Hurricane Matthew: 'Massive response' needed in Haiti, UN says

People queue for food and clothes being distributed at a shelter in Port-Salut, southwest of Port-au-Prince, on 9 October Image copyright Getty Images
Image caption In the most affected areas, people are in need of food, water and clothes

The UN secretary general has said that a "massive response" is needed to help Haiti recover from the devastation caused by Hurricane Matthew.

Some towns and villages had been wiped off the map and tensions were already mounting as people awaited help, Ban Ki-moon said.

The UN has also made an emergency appeal for nearly $120m (£97m) in aid.

The category-four storm is believed to have killed as many as 900 people in the Caribbean country.

Matthew, the strongest hurricane to hit the region in a decade, destroyed tens of thousands of homes in Haiti, leaving more than 60,000 people staying in temporary shelters.

"Hundreds have died; at least 1.4 million people need assistance at this time. Some towns and villages have been almost wiped off the map; crops and food reserves have been destroyed; at least 300 schools have been damaged," Mr Ban said.

Officials said some people had started to put up blockades to try and stop aid convoys they saw driving through their areas without stopping.

An aid worker told the Associated Press news agency that a convoy carrying food, water and medications was attacked by gunmen in a remote valley where there had been a mudslide.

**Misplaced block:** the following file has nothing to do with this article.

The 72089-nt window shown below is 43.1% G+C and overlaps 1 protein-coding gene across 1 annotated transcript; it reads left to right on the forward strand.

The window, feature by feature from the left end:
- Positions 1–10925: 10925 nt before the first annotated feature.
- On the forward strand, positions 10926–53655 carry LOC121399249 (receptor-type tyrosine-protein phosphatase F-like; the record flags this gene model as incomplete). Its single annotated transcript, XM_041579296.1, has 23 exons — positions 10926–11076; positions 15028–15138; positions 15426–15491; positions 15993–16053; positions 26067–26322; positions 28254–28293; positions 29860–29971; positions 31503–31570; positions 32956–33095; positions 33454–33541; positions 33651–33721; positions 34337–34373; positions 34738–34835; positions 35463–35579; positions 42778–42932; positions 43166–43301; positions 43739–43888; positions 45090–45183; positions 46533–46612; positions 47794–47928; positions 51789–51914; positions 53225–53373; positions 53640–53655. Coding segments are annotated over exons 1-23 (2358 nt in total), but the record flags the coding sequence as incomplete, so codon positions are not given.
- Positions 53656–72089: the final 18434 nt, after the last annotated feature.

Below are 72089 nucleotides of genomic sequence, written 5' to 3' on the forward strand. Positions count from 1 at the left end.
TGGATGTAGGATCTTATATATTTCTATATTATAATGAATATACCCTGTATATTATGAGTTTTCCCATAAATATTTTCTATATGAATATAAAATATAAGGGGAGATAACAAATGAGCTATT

Image copyright Getty Images
Image caption Many cases of cholera have been reported since Matthew hit parts of the country

The UN humanitarian agency issued an appeal to help provide "life-saving assistance and protection" for 750,000 people in south-western Haiti over the next three months.

Officials were still struggling to reach the hardest-hit areas, the agency said, with communities in need of food, clean water and clothing.

Haiti's ambassador to the UN said the country would face a "severe famine" as its south-western region, the most affected by Matthew, is "considered the bread basket of Haiti".

"The needs are urgent," Pierre-Andre Dunbar added.

There were growing fears that flooding could cause a cholera outbreak similar to that after the 2010 earthquake. The waterborne disease reached the island via Nepalese UN troops, causing the deaths of nearly 10,000 people.

Reports said a treatment centre in the town of Jeremie was overcrowded with not enough beds for patients, and some of them were being forced outside. Many of the cases involved children.

Other countries including France and the US have pledged to send aid. The Red Cross has launched an emergency appeal for $6.9m (£5.6m) and Unicef said it needed at least $5m to meet the immediate needs of 500,000 affected children.

Meanwhile, at least 21 have been killed by Matthew in the US, 10 of them in North Carolina, most of them swept away by flood waters.

"Hurricane Matthew is off the map. But it is still with us. And it is still deadly," Governor Pat McCrory said.

There were also four deaths in Florida and three each in Georgia and South Carolina. One death was reported in Virginia. Nearly 1.2 million people were without power.


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